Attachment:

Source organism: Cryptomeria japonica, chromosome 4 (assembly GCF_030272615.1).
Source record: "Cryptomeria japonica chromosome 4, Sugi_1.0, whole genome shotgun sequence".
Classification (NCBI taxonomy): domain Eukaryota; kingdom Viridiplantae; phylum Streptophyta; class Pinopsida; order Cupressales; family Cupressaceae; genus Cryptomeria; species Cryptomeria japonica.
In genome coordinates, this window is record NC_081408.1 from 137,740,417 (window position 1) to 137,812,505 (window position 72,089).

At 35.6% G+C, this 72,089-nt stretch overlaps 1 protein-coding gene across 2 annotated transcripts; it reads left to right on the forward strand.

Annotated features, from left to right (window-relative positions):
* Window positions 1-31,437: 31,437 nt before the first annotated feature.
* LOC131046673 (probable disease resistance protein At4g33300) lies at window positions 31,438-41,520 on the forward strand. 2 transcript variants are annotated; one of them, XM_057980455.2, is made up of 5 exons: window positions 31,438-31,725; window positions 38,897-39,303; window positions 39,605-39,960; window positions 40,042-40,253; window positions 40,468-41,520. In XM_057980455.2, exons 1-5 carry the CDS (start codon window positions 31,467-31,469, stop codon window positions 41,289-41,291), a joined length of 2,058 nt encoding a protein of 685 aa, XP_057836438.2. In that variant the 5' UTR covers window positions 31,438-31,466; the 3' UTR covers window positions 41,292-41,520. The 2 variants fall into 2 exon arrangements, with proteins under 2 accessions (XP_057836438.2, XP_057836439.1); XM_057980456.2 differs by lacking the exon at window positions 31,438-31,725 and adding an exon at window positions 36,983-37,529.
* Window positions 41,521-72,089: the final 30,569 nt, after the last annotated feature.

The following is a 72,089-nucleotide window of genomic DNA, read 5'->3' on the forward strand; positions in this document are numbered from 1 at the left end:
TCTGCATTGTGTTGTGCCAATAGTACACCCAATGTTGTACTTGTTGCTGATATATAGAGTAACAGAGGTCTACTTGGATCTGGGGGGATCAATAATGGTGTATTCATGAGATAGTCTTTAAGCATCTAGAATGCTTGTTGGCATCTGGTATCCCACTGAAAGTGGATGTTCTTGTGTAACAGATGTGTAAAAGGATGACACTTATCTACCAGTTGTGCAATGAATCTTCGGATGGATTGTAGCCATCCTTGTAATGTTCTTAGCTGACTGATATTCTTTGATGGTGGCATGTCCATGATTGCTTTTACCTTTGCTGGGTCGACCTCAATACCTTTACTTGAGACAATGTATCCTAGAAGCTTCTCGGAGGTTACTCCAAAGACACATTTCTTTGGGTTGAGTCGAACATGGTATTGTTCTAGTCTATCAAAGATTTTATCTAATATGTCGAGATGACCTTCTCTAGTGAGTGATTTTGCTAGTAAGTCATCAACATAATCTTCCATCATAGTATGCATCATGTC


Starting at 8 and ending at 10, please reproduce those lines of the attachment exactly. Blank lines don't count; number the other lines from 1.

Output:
* LOC131046673 (probable disease resistance protein At4g33300) lies at window positions 31,438-41,520 on the forward strand. 2 transcript variants are annotated; one of them, XM_057980455.2, is made up of 5 exons: window positions 31,438-31,725; window positions 38,897-39,303; window positions 39,605-39,960; window positions 40,042-40,253; window positions 40,468-41,520. In XM_057980455.2, exons 1-5 carry the CDS (start codon window positions 31,467-31,469, stop codon window positions 41,289-41,291), a joined length of 2,058 nt encoding a protein of 685 aa, XP_057836438.2. In that variant the 5' UTR covers window positions 31,438-31,466; the 3' UTR covers window positions 41,292-41,520. The 2 variants fall into 2 exon arrangements, with proteins under 2 accessions (XP_057836438.2, XP_057836439.1); XM_057980456.2 differs by lacking the exon at window positions 31,438-31,725 and adding an exon at window positions 36,983-37,529.
* Window positions 41,521-72,089: the final 30,569 nt, after the last annotated feature.

The following is a 72,089-nucleotide window of genomic DNA, read 5'->3' on the forward strand; positions in this document are numbered from 1 at the left end: